Mnuchin: Turkey will face more sanctions if pastor not released 'quickly'

Mnuchin: Turkey will face more sanctions if pastor not released 'quickly'
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Treasury Secretary Steven MnuchinSteven MnuchinDemocrats justified in filibustering GOP, says Schumer Yellen provides signature for paper currency Biden's name will not appear on stimulus checks, White House says MORE said Thursday that his department is preparing to impose more financial sanctions on top Turkish officials as the White House pursues the release of a jailed American pastor.

Mnuchin said during a White House Cabinet meeting that the Treasury Department was preparing further penalties for Turkey in response to a question from President TrumpDonald TrumpThe Memo: The Obamas unbound, on race Iran says onus is on US to rejoin nuclear deal on third anniversary of withdrawal Assaults on Roe v Wade increasing MORE on the status of sanctions, according to media reports.

Mnuchin said Thursday that Treasury would likely target more of Turkish President Recep Tayyip Erdoğan's top officials if Ankara refused to let Brunson return to the U.S.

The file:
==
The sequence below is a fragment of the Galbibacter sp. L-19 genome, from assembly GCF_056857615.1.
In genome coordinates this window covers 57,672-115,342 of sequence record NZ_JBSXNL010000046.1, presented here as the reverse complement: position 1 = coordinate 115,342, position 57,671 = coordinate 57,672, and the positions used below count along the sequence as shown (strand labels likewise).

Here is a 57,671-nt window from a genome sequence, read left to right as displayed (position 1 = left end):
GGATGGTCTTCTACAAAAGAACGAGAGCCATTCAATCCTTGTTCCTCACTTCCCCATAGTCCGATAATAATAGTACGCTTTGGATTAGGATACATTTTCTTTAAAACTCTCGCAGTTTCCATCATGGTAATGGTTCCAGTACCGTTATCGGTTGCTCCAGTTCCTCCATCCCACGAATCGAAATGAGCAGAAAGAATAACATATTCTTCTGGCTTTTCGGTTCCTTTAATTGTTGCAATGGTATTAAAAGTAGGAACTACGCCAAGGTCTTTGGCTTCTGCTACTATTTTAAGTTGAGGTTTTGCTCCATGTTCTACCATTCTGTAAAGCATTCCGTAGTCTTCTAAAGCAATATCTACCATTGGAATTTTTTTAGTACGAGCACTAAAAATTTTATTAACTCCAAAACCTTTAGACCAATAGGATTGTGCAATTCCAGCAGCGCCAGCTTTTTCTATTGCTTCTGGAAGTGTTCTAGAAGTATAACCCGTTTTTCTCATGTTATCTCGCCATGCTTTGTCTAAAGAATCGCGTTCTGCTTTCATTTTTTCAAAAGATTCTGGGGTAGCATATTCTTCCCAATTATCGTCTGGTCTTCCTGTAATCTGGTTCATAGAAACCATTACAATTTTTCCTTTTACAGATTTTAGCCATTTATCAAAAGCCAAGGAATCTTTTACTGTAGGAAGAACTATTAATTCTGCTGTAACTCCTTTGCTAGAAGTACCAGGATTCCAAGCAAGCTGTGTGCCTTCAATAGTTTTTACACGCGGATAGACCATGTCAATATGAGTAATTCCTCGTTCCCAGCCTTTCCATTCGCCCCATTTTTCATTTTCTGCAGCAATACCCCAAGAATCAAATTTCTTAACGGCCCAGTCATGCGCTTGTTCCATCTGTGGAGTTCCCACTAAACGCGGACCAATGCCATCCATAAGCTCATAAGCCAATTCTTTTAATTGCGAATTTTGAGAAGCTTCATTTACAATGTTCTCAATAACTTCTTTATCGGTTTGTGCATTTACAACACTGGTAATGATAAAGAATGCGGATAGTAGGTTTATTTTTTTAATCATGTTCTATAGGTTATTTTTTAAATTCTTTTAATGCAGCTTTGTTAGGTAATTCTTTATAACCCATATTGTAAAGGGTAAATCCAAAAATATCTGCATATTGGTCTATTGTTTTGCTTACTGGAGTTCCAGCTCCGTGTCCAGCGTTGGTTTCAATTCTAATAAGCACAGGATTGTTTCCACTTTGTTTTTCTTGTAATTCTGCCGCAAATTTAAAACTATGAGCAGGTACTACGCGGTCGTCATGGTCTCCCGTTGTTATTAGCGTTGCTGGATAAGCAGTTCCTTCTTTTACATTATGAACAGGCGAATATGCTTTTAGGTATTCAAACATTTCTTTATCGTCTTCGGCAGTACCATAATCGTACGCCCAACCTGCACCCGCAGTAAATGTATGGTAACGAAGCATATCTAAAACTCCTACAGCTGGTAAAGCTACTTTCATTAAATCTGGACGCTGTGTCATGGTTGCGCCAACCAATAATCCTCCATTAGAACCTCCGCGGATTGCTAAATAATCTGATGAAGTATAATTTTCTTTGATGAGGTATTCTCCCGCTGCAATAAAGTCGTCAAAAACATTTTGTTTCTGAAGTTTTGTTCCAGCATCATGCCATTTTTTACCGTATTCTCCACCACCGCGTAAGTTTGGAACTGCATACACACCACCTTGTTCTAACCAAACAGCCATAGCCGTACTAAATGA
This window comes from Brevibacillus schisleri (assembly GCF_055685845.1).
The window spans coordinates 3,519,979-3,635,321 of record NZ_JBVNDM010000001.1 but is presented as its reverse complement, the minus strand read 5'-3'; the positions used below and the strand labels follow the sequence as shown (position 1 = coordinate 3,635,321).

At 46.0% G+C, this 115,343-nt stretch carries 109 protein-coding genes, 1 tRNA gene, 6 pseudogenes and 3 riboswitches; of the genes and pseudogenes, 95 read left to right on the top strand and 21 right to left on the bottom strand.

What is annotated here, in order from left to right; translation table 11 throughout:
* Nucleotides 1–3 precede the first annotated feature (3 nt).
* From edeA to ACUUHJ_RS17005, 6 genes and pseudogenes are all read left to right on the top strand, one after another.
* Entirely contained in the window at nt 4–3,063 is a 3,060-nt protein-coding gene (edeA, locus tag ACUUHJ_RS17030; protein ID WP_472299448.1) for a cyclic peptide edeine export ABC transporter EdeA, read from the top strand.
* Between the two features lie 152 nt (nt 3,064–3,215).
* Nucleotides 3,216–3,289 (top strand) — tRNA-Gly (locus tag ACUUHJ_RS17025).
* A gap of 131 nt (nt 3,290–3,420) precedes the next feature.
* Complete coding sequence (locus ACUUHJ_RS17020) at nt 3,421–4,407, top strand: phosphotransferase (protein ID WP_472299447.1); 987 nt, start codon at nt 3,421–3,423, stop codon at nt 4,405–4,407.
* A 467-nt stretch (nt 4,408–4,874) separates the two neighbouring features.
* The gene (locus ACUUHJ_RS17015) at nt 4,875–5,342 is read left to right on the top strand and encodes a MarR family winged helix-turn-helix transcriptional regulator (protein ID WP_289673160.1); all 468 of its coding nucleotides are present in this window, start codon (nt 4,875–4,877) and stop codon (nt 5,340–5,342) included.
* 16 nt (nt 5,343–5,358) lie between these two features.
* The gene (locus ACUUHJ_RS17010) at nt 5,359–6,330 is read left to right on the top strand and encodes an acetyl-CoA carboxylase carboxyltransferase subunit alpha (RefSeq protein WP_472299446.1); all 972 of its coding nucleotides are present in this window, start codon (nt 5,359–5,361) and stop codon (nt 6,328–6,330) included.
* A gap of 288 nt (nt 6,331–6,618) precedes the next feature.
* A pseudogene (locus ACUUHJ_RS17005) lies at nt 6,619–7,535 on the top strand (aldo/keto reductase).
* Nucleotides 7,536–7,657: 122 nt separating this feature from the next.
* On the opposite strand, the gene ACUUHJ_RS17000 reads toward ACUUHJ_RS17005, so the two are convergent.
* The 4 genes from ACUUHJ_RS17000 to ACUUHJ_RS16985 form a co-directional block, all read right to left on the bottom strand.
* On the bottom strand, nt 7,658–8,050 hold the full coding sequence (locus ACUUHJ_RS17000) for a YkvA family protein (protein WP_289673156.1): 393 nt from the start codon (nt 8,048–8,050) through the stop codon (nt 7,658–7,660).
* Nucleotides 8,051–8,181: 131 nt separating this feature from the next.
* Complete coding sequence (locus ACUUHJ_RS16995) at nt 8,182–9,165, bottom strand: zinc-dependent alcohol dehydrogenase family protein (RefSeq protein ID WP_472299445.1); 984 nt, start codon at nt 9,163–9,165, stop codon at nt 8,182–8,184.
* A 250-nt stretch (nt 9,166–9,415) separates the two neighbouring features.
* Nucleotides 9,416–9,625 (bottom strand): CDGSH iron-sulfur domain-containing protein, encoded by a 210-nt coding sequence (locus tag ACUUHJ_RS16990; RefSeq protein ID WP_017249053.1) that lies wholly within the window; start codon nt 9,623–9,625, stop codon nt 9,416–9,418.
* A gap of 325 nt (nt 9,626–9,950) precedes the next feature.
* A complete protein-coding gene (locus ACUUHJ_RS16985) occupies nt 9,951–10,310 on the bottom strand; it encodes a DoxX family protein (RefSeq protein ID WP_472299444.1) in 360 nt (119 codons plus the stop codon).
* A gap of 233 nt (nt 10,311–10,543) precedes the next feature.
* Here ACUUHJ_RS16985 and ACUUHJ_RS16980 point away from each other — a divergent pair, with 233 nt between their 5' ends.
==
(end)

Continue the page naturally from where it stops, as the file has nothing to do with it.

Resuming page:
"We have put sanctions on several of their Cabinet members. We have more that we are planning to do if they don't release him quickly,” Mnuchin said.

Trump has cranked up economic pressure on Erdoğan in an effort to free Andrew Brunson, an American pastor detained in Turkey since 2016. The White House last week doubled tariffs on Turkish steel and aluminum, and Treasury blocked Turkey’s interior and justice ministers from the U.S. financial system.

Erdoğan has refused to release Brunson, who is accused of aiding a failed coup, and has called for the U.S. to extradite Fethullah Gulen, an Islamic cleric that Erdoğan has blamed for leading the coup.

U.S. officials have refused to accept those terms for Brunson’s release and say Gülen, a legal U.S. resident, is entitled to due process before being deported to Turkey.

Further sanctions on Ankara could create more economic chaos for Turkey while it faces a severe financial crisis. The lira fell against the dollar after Mnuchin’s announcement, a day after the Turkish currency had begun to return from record lows.

Erdoğan has blamed Turkey’s failing economy on Trump’s actions and panned Western powers for waging “economic war” on his country.


A flood of loans from European banks had helped Turkey fuel a massive, debt-funded expansion that boosted the country’s economy but also spurred rampant inflation. Yet Erdoğan had resisted calls from Western powers to embrace policies that would stabilize the lira and financial markets.

Turkey declined to accept aid from the International Monetary Fund on Thursday, but Finance Minister Beret Albayrak said Ankara would cut spending and tighten financial markets to slow down its overheating economy.

Jordan Fabian contributed.